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System Shock developers want the remake to be more enjoyable

Nightdive Studios recently sat down in an interview, describing what kind of experience they wanted the System Shock remake to be like for players.

System Shock remake robotic character

Nightdive Studios recently sat down with GOG for a System Shock remake interview about the upcoming sci-fi FPS game, and it seems that they have a lot planned. There are definitely a lot of fan expectations for the game as the 1994 original stands as one of the most iconic influences in the industry, as there’s no shortage of well-known contemporary games out there that were somehow inspired by System Shock, from titles like BioShock to Dishonored.

In the interview, Nightdive Studios was first asked how the remake originally came to be. The studo answers that a lot of it had to do with the release of System Shock: Enhanced Edition, and how the addition of mouse capabilities changed accessibility in that game. Those sorts of feature implementations sparked the consideration, “What else can we do to make System Shock more enjoyable?”

Nightdive adds that it wants “to stay true to the original vision” and not “tamper with what made games special but simply enhance enough of what was there to bring something new for longtime fans.” With the remake, the developers are wanting fans to understand what it is that makes System Shock unique while also making it more appealing in the current market.

This brought the team to discuss challenges they faced during production, prompting them to say that “truly understanding the legacy of System Shock” was one of the most difficult obstacles they have had to overcome. “We sacrificed our entire budget and tens of thousands of hours of work because what we were making wasn’t Shock,” Nightdive admitted, stating that as a result “the System Shock we have today is something we’re genuinely proud of.”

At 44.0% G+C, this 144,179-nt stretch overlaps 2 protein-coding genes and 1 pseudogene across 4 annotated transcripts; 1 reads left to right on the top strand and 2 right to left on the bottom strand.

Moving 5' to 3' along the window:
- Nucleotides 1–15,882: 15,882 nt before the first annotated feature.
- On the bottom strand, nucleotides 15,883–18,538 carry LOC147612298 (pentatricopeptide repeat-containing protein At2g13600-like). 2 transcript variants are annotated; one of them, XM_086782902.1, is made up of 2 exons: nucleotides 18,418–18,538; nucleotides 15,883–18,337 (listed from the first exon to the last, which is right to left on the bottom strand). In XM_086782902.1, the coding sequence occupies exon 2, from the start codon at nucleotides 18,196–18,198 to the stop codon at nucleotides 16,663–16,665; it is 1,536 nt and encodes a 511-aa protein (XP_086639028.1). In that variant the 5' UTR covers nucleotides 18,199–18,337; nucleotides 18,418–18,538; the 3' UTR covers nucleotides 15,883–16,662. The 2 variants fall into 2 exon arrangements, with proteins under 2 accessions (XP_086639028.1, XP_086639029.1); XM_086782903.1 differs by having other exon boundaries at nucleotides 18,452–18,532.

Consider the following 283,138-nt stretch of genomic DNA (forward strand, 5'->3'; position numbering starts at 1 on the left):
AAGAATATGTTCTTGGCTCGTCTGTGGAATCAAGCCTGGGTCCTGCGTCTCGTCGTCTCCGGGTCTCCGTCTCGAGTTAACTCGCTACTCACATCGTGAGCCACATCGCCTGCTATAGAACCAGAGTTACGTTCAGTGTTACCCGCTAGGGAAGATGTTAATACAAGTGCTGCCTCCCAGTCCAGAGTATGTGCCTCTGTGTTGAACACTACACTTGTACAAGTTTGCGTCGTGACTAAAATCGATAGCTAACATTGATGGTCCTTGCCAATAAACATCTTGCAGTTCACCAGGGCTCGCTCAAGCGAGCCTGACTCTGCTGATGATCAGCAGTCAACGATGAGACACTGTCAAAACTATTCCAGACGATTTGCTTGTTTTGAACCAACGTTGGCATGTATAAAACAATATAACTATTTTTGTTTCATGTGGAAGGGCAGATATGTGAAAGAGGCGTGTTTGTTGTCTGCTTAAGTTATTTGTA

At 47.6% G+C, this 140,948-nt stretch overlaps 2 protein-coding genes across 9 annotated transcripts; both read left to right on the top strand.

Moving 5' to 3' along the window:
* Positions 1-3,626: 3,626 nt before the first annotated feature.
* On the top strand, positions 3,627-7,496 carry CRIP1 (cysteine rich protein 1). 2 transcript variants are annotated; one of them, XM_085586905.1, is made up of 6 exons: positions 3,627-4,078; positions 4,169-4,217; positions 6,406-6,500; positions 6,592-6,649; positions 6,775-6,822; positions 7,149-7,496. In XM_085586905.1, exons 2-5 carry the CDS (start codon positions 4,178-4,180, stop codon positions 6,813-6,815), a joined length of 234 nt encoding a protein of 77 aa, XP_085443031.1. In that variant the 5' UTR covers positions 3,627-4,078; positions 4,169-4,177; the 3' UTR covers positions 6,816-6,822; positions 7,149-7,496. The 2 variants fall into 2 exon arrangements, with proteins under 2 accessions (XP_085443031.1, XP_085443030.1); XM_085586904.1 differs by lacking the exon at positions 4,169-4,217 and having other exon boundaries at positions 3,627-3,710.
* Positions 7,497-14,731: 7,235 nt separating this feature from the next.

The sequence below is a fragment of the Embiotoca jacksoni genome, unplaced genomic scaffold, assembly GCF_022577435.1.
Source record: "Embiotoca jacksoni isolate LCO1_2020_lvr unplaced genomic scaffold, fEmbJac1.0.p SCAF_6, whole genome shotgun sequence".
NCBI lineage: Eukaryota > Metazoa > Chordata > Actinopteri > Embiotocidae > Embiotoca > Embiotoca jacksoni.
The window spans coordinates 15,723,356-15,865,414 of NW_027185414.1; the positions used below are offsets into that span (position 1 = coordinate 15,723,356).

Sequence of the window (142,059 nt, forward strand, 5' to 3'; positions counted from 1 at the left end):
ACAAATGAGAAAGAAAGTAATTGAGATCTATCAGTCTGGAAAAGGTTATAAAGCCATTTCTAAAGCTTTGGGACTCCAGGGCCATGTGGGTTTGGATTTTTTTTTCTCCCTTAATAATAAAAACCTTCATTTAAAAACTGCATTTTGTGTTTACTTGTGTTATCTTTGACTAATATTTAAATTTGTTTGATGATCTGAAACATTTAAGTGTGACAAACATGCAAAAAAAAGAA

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Conversely, System Shock: Remastered’s developers found watching the project evolve throughout the years to be the most fun part of its development process. The team says that the game started as a mere “prototype built in Unity that featured a few rooms and enemies” before becoming the soon-to-release FPS it is now.

When asked about how the remake will compare to the original, Nightdive Studios says that it has made “some pretty substantial changes to a number of systems,” from the user interface to the weapons being overhauled. Other additions mentioned by the developers include a recycling system, vending machines, and “most importantly Cyberspace is now a fun, intuitive game within a game that offers its own unique challenges.”

After a likely grueling yet rewarding seven years, Nightdive Studios is ready to see System Shock: Remastered successfully release on May 30. You can grab it on sale now if you are interested in playing, or you can check out our other favorite space games while you wait for launch. Browse through some of the best open-world games, too, for more immersive game ideas.